All the conclusions from the first study were confirmed from the results of the second study with some interesting additions. High scorers on the Directiveness scale were found to be more characterized by dominance and aggression than by authoritarianism per se. The correlation between the scale and the authoritarianism rating was however well down on the .54 and .51 observed in the two previous studies of the relationship and may suggest that when the raters had to rate respondents on both dominance and authoritarianism, the rating "authoritarian" was reserved for the more obnoxious forms of dominance. The fact that high scorers on the achievement motivation scale were in fact rated as more authoritarian than high scorers on the Directiveness scale surely cannot however be ignored. People who describe themselves as ambitious are seen by others as authoritarian. Their ambition is also perceived but both the love of success and the love of domination are seen as approximately equal influences on their behavior. This finding is not totally without precedent. A "Task-orientation" scale with content generically similar to the present "AO" scale correlated .40 with peer-rated "authoritarianism" (Ray, 1973 ) and an achievement motivation scale in a modified adjective check-list format correlated .19 with the rating "Tends to boss others around" (Ray, 1981a). With Ns-of respectively 74 and 87 both correlations are significant at the <. 05 level.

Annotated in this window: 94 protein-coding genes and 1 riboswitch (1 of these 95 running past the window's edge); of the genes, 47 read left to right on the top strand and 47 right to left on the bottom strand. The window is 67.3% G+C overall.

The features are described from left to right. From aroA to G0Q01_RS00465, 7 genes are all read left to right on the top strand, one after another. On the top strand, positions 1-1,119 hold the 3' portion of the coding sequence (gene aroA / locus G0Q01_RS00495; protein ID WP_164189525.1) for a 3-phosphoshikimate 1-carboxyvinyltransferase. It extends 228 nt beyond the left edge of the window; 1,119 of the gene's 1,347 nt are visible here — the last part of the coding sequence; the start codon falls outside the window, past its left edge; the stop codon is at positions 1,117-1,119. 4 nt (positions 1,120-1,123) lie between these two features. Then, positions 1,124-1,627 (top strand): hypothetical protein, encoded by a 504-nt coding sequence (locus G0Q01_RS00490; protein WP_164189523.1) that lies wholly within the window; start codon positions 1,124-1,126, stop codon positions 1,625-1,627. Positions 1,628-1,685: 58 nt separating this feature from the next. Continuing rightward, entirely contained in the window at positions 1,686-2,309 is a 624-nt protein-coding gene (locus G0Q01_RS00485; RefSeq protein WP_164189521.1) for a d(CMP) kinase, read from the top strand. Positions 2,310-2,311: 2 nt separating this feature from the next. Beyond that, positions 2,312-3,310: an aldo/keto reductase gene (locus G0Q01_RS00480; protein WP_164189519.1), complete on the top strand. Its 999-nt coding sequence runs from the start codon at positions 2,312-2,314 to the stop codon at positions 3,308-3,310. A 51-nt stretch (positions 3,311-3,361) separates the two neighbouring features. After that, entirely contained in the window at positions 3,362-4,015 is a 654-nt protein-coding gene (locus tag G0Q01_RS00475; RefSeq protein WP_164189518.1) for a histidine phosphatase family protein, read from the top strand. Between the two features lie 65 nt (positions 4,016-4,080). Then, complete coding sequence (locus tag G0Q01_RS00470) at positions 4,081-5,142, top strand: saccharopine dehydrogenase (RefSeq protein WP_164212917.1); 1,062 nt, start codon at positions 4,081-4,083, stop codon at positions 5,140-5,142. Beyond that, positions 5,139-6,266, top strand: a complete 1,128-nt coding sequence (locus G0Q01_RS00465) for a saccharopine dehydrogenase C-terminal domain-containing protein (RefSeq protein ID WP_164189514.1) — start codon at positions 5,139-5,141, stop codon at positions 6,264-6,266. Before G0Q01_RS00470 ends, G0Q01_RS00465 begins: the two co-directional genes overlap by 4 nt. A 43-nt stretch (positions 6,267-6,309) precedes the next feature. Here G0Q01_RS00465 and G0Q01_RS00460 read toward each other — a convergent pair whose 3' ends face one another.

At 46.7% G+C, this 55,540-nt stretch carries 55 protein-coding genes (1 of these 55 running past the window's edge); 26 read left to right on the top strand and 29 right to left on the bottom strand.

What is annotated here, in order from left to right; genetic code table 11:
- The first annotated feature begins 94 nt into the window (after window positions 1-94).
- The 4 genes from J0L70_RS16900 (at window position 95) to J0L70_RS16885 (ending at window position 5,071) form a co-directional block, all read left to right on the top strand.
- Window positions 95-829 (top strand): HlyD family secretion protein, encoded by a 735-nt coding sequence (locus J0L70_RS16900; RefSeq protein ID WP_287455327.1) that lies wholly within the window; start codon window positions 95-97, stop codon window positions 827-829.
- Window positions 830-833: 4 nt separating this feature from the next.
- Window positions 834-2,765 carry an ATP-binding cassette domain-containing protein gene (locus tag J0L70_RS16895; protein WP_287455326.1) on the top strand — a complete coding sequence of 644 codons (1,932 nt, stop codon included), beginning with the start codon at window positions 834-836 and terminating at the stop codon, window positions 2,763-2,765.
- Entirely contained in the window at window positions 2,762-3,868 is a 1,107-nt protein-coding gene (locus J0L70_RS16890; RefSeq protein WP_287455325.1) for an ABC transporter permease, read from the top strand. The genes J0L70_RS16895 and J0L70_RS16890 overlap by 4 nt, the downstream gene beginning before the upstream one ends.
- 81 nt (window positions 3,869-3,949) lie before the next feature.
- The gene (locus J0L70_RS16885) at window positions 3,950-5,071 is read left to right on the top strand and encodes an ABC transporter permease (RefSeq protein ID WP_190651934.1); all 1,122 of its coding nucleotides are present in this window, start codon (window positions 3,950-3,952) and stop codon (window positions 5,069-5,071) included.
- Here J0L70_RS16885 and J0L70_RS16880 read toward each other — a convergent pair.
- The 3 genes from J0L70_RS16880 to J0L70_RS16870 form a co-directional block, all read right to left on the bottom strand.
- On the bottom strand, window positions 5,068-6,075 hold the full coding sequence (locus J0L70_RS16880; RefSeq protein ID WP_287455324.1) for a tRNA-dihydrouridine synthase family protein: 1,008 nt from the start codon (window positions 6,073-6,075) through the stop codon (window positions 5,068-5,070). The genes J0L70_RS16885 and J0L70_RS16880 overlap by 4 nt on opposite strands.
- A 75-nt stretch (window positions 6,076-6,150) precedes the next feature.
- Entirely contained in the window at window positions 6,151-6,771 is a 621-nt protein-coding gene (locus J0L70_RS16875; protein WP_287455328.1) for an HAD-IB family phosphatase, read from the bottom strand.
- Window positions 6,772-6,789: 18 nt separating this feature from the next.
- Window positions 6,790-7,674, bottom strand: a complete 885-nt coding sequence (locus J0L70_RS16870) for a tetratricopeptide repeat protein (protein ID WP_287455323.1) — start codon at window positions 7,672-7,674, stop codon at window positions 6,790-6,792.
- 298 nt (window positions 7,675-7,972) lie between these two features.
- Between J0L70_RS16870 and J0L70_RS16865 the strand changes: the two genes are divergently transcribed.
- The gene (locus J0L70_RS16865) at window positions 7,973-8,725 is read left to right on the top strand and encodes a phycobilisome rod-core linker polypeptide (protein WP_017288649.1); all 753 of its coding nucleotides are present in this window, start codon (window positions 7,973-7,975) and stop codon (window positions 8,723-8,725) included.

The main interest on the present occasion, however, is the relationships between the peer-ratings themselves. People rated as "authoritarian" were also seen as: Dominant, aggressive, non-submissive, ambitious, rigid and racially prejudiced. They were not however especially orderly in their habits or respectful of authority. This latter finding is a particularly strong blow against the Adorno et al (1950) conceptualization. To them it was axiomatic that a person who behaved in an authoritarian way was respectful of authority. They are not. People who were seen as respectful of authority were in fact unaggressive, submissive, orderly in their habits and rigid in their thinking. They were not, however, racist.

Correlations above .22 were significant at the .05 level.


There can be no doubt that consideration of the peer-rating correlations supports three conclusions already firmly established from consideration of scale intercorrelations: Domineering behavior and respect for authority are orthogonal and must not be confused; Domineering behavior and achievement motivation are highly significantly interrelated (Ray, 1970 &1980e; Ray & Lovejoy, 1983 ); domineering and submissive behavior are opposites, not concomitants (Ray, 1976).